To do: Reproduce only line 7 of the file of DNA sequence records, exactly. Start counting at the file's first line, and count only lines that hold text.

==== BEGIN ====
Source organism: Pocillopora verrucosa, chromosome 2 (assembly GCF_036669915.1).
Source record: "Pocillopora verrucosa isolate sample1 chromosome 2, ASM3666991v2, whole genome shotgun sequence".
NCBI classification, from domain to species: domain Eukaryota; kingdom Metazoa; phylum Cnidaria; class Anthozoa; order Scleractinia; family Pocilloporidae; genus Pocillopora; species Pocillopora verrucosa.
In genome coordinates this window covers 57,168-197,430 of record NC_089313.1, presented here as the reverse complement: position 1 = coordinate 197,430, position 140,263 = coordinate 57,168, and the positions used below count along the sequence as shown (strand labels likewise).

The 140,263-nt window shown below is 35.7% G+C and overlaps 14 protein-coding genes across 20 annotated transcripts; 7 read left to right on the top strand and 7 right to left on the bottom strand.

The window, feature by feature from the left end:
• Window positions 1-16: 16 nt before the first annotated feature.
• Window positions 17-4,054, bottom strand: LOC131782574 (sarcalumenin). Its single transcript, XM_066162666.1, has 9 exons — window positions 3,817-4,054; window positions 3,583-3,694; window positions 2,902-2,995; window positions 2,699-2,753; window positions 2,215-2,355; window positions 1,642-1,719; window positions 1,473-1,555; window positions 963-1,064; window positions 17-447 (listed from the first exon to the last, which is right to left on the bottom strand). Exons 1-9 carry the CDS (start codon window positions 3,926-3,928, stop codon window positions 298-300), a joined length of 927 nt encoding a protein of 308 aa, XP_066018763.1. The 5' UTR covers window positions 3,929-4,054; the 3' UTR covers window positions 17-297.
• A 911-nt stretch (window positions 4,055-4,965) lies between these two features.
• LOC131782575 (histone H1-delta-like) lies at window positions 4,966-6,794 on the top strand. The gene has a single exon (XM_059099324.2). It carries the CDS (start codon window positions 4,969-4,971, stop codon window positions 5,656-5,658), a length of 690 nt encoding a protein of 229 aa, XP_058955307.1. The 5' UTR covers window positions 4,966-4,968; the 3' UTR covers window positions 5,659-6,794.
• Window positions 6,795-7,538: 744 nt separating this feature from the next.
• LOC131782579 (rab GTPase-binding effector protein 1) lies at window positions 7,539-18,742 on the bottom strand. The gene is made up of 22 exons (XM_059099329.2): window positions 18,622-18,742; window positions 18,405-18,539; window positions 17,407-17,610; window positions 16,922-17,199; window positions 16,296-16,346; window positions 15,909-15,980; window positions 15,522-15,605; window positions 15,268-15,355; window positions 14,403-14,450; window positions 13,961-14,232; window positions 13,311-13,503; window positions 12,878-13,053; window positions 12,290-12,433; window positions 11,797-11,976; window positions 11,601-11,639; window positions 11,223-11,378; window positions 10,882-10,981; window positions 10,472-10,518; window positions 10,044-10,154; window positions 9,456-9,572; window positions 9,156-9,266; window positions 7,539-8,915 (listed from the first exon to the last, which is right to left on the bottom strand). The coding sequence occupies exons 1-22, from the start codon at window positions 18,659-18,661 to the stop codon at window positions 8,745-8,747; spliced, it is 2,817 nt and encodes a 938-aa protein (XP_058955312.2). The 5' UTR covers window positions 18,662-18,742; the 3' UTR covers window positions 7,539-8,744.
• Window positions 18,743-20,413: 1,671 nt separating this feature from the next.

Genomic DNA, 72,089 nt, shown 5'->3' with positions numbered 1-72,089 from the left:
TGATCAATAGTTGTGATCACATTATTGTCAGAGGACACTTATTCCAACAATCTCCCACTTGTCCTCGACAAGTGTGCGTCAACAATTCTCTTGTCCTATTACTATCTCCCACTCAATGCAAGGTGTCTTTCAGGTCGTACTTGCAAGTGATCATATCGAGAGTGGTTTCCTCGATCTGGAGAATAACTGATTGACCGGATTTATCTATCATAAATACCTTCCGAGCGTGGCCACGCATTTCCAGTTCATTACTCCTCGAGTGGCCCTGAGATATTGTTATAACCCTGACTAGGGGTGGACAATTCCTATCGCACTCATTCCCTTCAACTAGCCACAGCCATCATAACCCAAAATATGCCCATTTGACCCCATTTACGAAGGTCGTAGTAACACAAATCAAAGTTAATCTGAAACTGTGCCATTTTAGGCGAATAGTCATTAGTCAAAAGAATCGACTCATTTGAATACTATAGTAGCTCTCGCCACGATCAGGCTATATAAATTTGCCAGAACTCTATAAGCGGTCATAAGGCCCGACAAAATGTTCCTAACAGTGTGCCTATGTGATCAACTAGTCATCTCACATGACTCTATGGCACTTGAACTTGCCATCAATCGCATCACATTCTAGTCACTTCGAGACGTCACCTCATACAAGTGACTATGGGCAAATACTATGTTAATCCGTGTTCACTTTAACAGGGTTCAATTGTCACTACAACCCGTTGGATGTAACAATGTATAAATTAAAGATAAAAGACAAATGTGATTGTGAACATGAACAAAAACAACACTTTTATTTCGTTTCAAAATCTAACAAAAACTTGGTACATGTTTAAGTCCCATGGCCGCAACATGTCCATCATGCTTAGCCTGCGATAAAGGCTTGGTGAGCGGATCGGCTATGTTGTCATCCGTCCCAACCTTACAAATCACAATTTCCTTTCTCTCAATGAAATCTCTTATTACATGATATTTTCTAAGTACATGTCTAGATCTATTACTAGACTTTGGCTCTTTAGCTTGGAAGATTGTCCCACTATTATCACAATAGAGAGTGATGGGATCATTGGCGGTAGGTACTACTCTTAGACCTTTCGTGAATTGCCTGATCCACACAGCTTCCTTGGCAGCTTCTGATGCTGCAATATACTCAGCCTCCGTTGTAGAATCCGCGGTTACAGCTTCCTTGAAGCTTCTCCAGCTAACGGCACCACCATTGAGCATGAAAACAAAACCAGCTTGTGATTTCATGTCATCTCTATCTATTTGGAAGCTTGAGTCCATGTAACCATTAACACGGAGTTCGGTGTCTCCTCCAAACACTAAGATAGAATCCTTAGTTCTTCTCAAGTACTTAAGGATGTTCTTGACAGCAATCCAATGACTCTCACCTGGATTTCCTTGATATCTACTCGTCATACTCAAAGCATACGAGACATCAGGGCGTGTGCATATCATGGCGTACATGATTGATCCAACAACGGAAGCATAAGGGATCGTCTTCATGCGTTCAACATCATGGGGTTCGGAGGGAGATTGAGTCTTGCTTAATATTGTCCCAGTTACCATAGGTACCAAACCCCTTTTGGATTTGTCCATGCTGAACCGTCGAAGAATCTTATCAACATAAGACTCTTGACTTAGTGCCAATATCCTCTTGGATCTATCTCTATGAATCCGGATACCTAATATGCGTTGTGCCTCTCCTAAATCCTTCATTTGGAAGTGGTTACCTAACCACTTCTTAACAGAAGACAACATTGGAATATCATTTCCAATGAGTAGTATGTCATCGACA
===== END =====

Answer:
• Window positions 1-16: 16 nt before the first annotated feature.